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Friday, January 14, 2011

Action: Permission to reference and share an article

Submitted by: The Office of Senator Kirk Watson

Senate District 14

The office of Senator Kirk Watson permitted reference to a recent activity of Senator Watson, as reported in the following article (

ADL Partners with the Arc of the Capital Area

Date: September 21, 2010

Excerpt from the article: "Arc of the Capital Area- a nonprofit organization committed to promoting independence and choice by creating opportunities for people with intellectual and developmental disabilities- and ADL were joined by Senator Kirk Watson,  who emceed the event, and Mayor Lee Leffingwell who presented a City proclamation proclaiming Austin a city of respect. 
The theme of the event was a campaign to eradicate the use of the word "retarded," called the "R" word by Arc, and make the new "R" word "Respect."  Mental retardation is a medical diagnosis and should not be a pejorative term to be used against a group of people, but. the word "retarded" has become a derogatory label used negatively to ridicule individuals. Instead of a diagnosis, the term has become a hurtful slur.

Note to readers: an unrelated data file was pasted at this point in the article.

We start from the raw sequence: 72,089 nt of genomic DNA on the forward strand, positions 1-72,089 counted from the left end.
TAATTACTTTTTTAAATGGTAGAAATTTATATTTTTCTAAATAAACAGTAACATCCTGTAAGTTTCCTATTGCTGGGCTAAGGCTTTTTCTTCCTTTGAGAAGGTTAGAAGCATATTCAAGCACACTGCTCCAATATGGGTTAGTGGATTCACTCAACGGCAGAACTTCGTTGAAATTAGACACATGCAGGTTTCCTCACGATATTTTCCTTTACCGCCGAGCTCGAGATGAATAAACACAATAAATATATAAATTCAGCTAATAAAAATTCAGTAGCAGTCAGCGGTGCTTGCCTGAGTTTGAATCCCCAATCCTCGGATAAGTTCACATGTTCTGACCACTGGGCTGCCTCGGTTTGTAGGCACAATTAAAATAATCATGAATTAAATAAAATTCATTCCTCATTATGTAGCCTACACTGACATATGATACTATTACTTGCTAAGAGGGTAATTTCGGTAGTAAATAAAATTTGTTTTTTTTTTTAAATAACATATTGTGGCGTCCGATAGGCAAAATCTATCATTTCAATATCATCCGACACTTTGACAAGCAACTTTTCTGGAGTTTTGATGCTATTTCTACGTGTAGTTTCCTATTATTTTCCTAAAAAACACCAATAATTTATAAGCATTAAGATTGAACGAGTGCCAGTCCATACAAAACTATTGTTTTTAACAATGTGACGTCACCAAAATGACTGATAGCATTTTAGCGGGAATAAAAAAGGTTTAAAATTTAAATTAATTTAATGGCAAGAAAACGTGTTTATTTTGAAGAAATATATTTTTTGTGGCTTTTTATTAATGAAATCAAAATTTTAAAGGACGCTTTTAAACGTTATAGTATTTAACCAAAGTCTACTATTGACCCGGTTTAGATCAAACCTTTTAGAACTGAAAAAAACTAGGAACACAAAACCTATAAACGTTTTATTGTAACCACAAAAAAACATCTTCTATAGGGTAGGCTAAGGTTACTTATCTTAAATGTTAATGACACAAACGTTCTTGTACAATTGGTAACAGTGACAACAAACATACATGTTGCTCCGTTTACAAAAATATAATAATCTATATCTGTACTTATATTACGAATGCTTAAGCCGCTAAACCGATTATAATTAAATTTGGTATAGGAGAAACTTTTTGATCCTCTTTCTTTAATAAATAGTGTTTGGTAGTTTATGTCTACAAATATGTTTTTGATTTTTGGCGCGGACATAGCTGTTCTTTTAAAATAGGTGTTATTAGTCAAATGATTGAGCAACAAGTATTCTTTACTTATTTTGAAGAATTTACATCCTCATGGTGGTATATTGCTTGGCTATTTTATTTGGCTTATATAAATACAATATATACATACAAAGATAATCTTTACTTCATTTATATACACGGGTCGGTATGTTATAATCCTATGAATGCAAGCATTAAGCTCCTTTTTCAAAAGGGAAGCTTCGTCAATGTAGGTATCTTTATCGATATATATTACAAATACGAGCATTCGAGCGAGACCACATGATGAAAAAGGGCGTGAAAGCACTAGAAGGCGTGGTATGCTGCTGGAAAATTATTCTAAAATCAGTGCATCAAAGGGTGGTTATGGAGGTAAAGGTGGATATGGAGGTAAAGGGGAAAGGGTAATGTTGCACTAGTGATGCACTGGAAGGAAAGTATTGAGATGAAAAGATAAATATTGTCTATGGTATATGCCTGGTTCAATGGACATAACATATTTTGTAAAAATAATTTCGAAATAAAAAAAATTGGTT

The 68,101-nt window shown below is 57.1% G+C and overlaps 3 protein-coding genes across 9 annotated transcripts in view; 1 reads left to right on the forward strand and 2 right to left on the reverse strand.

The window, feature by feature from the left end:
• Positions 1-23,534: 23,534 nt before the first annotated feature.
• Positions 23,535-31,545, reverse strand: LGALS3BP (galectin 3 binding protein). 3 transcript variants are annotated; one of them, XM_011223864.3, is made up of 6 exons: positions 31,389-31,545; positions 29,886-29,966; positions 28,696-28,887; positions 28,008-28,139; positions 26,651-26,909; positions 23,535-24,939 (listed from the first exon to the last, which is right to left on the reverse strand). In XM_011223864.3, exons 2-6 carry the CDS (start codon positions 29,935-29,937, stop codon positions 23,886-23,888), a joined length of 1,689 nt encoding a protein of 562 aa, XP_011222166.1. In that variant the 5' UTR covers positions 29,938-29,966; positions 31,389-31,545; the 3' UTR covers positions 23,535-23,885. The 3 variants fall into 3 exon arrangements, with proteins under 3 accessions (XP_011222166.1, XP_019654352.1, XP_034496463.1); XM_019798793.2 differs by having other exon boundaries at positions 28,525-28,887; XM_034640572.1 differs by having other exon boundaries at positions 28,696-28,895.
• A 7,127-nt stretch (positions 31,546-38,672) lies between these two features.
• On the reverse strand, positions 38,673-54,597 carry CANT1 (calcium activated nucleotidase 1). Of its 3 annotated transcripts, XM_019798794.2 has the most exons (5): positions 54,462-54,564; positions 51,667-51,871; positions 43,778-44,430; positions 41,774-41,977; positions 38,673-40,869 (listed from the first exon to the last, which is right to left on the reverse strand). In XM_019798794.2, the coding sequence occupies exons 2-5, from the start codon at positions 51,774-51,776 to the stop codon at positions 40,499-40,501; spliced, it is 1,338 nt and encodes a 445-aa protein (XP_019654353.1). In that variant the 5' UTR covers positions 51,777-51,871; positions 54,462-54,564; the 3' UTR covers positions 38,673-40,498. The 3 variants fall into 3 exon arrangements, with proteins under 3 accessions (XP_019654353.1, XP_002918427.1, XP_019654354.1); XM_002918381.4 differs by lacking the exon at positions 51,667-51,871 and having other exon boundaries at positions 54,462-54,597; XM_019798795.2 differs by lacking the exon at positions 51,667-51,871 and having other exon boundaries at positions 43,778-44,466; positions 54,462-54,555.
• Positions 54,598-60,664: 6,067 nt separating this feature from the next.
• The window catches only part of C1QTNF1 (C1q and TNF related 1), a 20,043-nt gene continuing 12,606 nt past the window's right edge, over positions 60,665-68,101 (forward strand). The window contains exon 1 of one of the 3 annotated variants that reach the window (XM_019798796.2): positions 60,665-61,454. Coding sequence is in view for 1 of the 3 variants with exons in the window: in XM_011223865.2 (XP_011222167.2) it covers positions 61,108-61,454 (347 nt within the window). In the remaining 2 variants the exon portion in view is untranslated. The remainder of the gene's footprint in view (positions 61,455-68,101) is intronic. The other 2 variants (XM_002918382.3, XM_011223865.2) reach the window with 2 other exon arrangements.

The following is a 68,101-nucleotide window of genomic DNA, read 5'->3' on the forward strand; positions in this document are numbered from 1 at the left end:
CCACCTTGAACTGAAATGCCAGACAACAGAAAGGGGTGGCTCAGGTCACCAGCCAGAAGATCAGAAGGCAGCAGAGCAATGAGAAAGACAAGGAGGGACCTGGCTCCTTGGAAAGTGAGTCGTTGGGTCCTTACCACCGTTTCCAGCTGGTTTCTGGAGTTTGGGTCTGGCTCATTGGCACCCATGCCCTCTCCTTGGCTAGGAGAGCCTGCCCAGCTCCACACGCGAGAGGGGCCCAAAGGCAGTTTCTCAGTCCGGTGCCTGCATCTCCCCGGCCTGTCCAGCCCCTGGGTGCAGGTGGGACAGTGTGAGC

This campaign is one step towards dramatically changing the attitude of society and the perception of people with disabilities..."


CnsmrRep said...

When I envisioned and later co-conceived and co-named what became known as: "The Americans with Disabilities Act", I had worked on it from 1964 until January 3, 1968. Indeed, I had boldly proclaimed when I was 13 years old in front of my Synagogue that: "one day I would (help to) change the world", but it took me 3 more years and the study of Law to do so.

Back in the early 1960's there was a way to test out of Law School and take the Bar exam; that was what and how I had striven to pursue.

I have worked most of my life helping others, and have spent many years trying to figure out a way that "cancer" and other disabling conditions could be woven under the protections of a Civil Rights Law - without success. I have also worked with children of all types - from Special Needs to Gifted, in regular classroom settings and in special small classrooms. Regular Ed is and was no exception.